Jesus Walks the Walk of Love

April 14, 2022; Dr. John Stephenson
Maundy Thursday.jfif


At the Last Supper Jesus talks the talk about love. Lots of people have talked that talk before and since, but when their deeds didn’t match their words, they were shown to have feet of clay. Now Jesus backs up His words with a powerful gesture; He dresses like a servant, kneels down, and washes a bunch of dirty, smelly feet. And then Jesus leaves the upper room and walks the walk. Bound. Beaten. Mocked. Whipped. Dragged and kicked to a place of execution. Slowly tortured to death. At table that night He already mystically separates His Body from His Blood, giving the one in bread, the other in wine. On the Cross His Blood drains and drips and drops from His Body. …So He speaks of love; He goes on to picture that love as He kneels with a towel around His waist; and then He gives His life in love. No one else before or since has walked that walk.

The food and drink which we receive at the altar are in a ballpark all of their own. The holy meal is in a different category from the pot-luck meals that are such a beneficial feature of church life. Either the blessed bread and wine are what the Lord says they are, or Holy Communion is not worth bothering with. In the most solemn moments of His life on earth, the enfleshed Word put His whole mission and ministry in a nutshell: “This is My Body, given for you; This is My Blood, shed for you.” Once again this evening Heaven comes down to earth as the Lamb that was slain takes His throne upon the altar. I have the privilege of taking the Atonement in my hands and delivering it personally to you. The only Service Jesus founded is, and is meant to be, awesome. What goes on at the altar in the Blessed Sacrament is, and is meant to be, quite out of this world.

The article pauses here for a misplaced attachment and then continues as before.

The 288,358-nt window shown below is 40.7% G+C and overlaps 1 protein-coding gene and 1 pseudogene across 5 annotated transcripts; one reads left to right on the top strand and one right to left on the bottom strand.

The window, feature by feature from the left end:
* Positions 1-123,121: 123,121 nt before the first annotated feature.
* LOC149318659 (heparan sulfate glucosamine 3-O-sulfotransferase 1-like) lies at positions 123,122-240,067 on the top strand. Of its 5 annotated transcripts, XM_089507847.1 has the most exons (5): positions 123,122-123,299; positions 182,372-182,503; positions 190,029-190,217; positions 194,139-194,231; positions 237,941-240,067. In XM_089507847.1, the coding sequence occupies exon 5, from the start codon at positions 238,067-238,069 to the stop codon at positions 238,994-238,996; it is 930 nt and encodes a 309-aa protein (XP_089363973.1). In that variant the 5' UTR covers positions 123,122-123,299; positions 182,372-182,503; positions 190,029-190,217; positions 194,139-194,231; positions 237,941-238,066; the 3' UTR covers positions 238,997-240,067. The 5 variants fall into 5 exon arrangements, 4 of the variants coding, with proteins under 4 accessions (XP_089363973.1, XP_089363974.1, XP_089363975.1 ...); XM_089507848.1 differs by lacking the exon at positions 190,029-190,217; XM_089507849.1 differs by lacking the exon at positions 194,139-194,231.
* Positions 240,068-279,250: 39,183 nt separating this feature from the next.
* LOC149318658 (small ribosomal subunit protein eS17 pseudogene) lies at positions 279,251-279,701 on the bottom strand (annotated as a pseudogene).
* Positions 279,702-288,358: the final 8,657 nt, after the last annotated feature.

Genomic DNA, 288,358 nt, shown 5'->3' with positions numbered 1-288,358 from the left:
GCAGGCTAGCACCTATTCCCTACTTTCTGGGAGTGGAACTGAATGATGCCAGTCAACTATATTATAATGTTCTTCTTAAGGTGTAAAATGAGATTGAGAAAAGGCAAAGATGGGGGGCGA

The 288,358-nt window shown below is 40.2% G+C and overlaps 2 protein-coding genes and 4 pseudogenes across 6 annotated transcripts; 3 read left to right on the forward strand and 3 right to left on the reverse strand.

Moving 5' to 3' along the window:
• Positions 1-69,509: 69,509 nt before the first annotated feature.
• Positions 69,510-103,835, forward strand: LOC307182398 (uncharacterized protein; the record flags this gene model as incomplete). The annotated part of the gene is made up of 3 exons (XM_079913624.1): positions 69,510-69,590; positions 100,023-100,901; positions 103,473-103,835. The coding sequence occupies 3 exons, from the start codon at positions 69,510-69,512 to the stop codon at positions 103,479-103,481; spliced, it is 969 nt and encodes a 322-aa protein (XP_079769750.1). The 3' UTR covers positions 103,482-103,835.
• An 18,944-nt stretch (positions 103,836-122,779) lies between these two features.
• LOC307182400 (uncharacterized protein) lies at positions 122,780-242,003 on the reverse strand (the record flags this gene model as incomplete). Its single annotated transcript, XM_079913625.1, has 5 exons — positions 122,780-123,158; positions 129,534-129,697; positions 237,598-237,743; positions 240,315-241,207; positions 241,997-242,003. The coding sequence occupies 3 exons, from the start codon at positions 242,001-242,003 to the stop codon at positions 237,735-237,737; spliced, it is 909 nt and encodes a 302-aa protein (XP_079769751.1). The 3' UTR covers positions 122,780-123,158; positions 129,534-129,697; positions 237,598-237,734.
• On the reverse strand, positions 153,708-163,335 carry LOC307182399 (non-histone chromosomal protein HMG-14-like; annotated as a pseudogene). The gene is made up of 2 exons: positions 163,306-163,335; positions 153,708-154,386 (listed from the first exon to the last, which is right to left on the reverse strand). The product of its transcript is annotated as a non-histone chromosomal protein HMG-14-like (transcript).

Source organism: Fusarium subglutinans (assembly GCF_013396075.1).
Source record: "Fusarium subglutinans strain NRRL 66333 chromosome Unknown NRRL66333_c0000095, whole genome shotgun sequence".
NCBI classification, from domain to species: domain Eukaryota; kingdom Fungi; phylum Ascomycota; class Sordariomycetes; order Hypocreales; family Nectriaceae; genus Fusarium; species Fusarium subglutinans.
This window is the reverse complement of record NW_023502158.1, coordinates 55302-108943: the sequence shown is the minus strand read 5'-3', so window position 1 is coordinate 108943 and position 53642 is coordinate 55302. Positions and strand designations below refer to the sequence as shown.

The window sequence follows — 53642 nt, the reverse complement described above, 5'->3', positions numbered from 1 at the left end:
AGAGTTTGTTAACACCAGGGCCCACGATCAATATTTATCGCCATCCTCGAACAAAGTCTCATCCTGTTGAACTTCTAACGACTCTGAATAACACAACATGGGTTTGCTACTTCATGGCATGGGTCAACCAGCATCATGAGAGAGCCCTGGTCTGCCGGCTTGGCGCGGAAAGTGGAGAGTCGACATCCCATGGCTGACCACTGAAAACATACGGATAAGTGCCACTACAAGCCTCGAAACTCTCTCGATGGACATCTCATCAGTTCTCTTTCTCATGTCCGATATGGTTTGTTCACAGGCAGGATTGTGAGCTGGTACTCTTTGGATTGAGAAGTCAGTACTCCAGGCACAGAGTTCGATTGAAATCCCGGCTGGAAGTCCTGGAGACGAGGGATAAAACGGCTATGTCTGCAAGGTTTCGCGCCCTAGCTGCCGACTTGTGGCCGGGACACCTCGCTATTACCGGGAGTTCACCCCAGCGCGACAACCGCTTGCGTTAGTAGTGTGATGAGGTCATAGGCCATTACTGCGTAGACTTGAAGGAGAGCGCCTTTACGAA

Now the apostles were a scrappy bunch, and the pastors who have succeeded them down twenty centuries have been no better. Jealousy, envy, scratching and biting, quite a bit of sheer hatred—all of this has gone on, and alas does go on among those commissioned by Jesus to represent Him to His people. And the same sort of thing goes on among the lay sheep who make up the Lord’s flock. On the first Maundy Thursday Jesus looks ahead to see what His Church would be like, He foresees that we will talk the talk but not walk the walk, and so from His heart He issues an urgent, passionate appeal: “By this all men will know that you are My disciples, if you have love for one another.”

When you leave the house of God this evening and every Sunday, you take the Real Presence with you. Take Holy Communion blessedly, and the whole of Jesus dwells in the whole of you. Take Holy Communion blessedly, and the whole of you dwells in the whole of each other guest at the Lord’s table. Take Holy Communion blessedly, and you are refreshed and renewed as a member of a fellowship which spans the ages and the continents, a fellowship which exists in heaven and on earth. Jesus indwells you to make you like Him, to have you walk in His footsteps.

So as Jesus founds Holy Communion, He shows what this great mystery means for life. He wants us to be seen to love one another, to come down off our pedestals to serve each other in the lowliest of ways. Jesus wants us to set an example which outsiders might find contagious. He wants every communicant to love as He loves.

“...Even as I have loved you, that you also love one another.” Walking this walk is a tall order, but if you take Holy Communion blessedly you do not walk this walk alone. There is great power in the Lord’s Body and Blood, which are a divine treasure and a divine medicine. And a great and powerful message is preached in the closing of this evening’s Service. After the final prayer, we suddenly switch from a joyful celebration to enact a scene of horrid desolation. The celebrant changes from a brocaded chasuble that attests the glory of the Holy Euicharist down into a simple black cassock. The beautiful silver vessels and the colourful paraments are removed. The altar is stripped as you chant the psalm from which the Lord quoted moments before His death. The lights go out to plunge the church in darkness. Jesus’ agony and distress are set before your eyes and ears. What He suffered in love makes an appeal to our heart. Of course, we can love our enemies and pray for those who persecute us. After all, the Son of God did these very things, and through this Holy Sacrament He takes up residence in us so that we may walk in His footsteps.